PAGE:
Putting the loader in float has the same impact as trying to dig or grade dirt with it in float. Once it hits some resistance, it folds under itself. So it's usually the first thing people try with the loader mounted pusher or plow and fails immediately. Now, swapping the hydraulic circuits to put the float ability onto the curl... that is creative! I'm not sure the geometry will work well since the plow and box are basically right up at the pivot pins. It may not be enough leverage to pivot properly. But I'd love to see someone try it as that could save a lot of headaches if it works.

The snow plow on the front frame pivots up and down normally and doesn't get sucked down like the loader in float because the geometry is totally different. It's designed to work properly. It would only get pulled down if you hit something immovable, which is what the trip springs are for anyway.
You know its just a thought but you might be able to simple switch the hydraulic hoses to use the existing float function in the curl position. The really hard part is remembering how the controls now work. Might be something to try before going through all the expense and effort.:unknown:
 

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While I am no where close to the size of equipment you all have I do need to order the chains and front blade for my X370. I am going to try the rubber strap chains. Also have to get some suitcase weights for the rear. I was thinking about a Toro snow blower but I enjoy getting out on my JD and pushing the snow.
 

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Anyone else thinking about winter already?
Tested my snowblower the day I got my tractor !! (June 20th, 2019 ... not a flake in sight...)

Last week, I bought a bunch of wire, connectors, fuse holder, a nice switch, and a 4" stroke linear actuator, to make the chute vertical discharge angle controllable from the seat.

I dunno if it's more "thinkin' of winter"... or maybe just playing with all the stuff in the toybox ;)
 

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While I am no where close to the size of equipment you all have I do need to order the chains and front blade for my X370. I am going to try the rubber strap chains. Also have to get some suitcase weights for the rear. I was thinking about a Toro snow blower but I enjoy getting out on my JD and pushing the snow.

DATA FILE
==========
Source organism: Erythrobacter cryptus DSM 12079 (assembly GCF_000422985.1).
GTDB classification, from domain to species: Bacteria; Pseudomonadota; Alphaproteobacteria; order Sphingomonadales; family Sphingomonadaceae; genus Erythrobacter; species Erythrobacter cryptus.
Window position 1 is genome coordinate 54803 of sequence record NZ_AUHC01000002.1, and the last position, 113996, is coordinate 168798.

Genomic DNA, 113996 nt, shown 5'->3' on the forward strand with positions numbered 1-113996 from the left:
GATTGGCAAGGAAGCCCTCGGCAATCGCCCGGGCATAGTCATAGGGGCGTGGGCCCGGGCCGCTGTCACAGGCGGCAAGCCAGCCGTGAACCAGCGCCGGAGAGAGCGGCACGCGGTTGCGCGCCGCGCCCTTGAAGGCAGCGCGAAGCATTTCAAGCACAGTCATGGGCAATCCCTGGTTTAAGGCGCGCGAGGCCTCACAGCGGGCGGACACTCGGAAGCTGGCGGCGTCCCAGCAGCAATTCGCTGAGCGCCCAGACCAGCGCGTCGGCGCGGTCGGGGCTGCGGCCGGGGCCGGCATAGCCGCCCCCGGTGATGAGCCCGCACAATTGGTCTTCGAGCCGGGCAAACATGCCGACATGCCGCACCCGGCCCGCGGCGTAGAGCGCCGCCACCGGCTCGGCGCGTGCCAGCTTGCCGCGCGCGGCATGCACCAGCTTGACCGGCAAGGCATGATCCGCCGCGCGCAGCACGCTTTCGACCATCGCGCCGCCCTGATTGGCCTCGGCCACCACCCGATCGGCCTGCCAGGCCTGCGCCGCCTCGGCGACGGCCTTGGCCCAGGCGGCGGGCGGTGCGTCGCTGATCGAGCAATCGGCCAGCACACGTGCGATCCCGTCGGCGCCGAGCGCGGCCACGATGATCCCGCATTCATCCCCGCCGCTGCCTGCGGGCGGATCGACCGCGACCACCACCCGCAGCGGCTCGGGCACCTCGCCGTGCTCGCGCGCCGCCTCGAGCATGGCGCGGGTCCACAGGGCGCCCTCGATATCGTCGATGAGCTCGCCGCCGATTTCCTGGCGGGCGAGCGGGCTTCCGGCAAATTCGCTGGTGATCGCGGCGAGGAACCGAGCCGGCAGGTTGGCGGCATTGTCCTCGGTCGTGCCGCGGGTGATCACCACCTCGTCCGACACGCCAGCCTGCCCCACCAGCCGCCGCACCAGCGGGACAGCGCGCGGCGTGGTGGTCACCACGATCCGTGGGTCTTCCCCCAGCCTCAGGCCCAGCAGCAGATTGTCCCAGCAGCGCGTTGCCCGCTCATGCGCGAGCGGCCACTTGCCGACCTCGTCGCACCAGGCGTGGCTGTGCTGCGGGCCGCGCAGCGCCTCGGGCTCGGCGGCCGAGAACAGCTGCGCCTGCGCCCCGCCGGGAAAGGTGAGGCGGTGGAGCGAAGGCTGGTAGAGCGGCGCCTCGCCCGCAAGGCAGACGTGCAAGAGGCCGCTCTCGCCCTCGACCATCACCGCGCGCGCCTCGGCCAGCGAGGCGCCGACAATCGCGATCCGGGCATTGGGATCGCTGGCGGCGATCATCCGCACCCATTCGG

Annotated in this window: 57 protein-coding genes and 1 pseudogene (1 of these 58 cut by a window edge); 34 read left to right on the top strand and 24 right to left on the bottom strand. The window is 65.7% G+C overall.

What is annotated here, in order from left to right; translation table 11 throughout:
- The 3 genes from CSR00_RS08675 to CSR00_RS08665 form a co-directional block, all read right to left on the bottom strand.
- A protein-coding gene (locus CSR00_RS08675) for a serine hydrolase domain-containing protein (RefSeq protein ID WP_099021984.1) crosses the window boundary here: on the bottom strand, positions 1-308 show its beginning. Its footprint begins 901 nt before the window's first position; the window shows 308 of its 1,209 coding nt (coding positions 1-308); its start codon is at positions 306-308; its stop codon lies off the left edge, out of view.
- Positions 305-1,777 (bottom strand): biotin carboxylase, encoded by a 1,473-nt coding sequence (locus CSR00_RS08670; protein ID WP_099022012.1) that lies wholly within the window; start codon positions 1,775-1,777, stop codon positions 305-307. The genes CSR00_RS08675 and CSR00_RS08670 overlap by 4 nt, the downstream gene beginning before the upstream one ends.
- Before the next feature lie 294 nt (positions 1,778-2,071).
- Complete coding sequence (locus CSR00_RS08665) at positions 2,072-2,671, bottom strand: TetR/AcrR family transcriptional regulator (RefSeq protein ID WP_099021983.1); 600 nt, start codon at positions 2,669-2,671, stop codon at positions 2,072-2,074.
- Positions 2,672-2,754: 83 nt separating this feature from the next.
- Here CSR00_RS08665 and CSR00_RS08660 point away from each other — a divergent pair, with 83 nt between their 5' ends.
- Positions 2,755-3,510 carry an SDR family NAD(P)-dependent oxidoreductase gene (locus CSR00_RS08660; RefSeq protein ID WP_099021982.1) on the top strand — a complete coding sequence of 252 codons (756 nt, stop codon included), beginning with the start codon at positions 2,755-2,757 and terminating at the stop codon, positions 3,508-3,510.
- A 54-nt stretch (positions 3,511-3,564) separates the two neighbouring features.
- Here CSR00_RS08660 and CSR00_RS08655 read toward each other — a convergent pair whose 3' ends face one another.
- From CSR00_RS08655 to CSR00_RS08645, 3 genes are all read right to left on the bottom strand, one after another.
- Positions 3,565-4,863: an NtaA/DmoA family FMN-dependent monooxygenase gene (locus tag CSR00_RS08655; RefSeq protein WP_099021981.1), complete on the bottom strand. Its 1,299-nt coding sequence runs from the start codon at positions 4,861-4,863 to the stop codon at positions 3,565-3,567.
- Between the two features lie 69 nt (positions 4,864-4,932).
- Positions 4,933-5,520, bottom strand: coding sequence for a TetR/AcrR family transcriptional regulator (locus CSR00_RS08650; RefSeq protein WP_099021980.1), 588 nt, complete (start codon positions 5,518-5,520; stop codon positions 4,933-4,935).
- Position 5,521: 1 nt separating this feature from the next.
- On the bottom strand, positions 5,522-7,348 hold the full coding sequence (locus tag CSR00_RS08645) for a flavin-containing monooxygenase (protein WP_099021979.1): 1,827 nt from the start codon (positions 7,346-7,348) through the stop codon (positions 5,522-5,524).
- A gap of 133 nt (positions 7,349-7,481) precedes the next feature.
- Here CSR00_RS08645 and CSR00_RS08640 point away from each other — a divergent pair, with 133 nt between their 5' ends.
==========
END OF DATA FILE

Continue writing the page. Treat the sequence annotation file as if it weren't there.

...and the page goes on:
The Terra Grips work well with enough rear ballast. At first, they feel like you are driving with square tires due to the bouncing around between the rubber cross straps, but after awhile, you won't even notice them. They work well on everything except glare ice. I have used them for years and I prefer them over chains as they don't mar the surface or cause any damage to the driveway.

They also don't break cross chains and all of the other failures of the imported tire chains.


Here is what they look like after plowing about 500 driveways, each about 125 foot long....
 

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Discussion Starter #36 (Edited)
Snow push showed up today. Pretty nice overall, couple little dings hear and there. Welds look nice, very uniform, no undercutting. Paint is thick, judging by the few scratches, so I'd say the two coats of enamel is legit. My opinion, is that it looks hard to beat, being US made, and delivered to my driveway, for the money spent.
Rubber scraping edge is standard. After using the conveyor belt on my last rear blade, the verdict is still out on which I like better.
It doesn't have a curved mold board or adjustable skids, like some more expensive brands do. But I do like the internal bracing/gussets that are triangulated and angled down, to keep snow from building up.
Come on snow.
 

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Snow push showed up today. Pretty nice overall, couple little dings hear and there. Welds look nice, very uniform, no undercutting. Paint is thick, judging by the few scratches, so I'd say the two coats of enamel is legit. My opinion, is that it looks hard to beat, being US made, and delivered to my driveway, for the money spent.
Rubber scraping edge is standard. After using the conveyor belt on my last rear blade, the verdict is still out on which I like better.
It doesn't have a curved mold board or adjustable skids, like some more expensive brands do. But I do like the internal bracing/gussets that are triangulated and angled down, to keep snow from building up.
Come on snow.
That looks like a nice piece.
 

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I am thinking about it

I need to finish welding the V-Snow Blower sides and front on. It is just a little welding but I have to carry the blade into my other shop when it is not windy to weld. I would have to move to much stuff to close the drop down door the snow blower is to big. So I need to do the welding and bolt on the ABS Sides. It should work good just pulling it to open a road and backing in the blower will work better this year. I made the chute slipperier and longer plus better skids and Slip Clutch PTO Shaft. This blower is like new not that much use for the 1950's age of it. The cut is 7 ft 9 in. edge to edge. I found out where the trail of snow came from and put a cover over the hole. 100_3187.JPG 100_3184.JPG 100_3181.JPG 100_3191.JPG 100_3263.JPG 100_3275.JPG 100_3280.JPG 100_3287.JPG The 2 ft by 4 ft ABS 1/4" Sheets bolt to the steel sides so the snow will slide by better pulling it to move snow. So I need to weld it cause my 150 Gal Diesel Winter Storage Tank is now empty and the Blower is in front of it!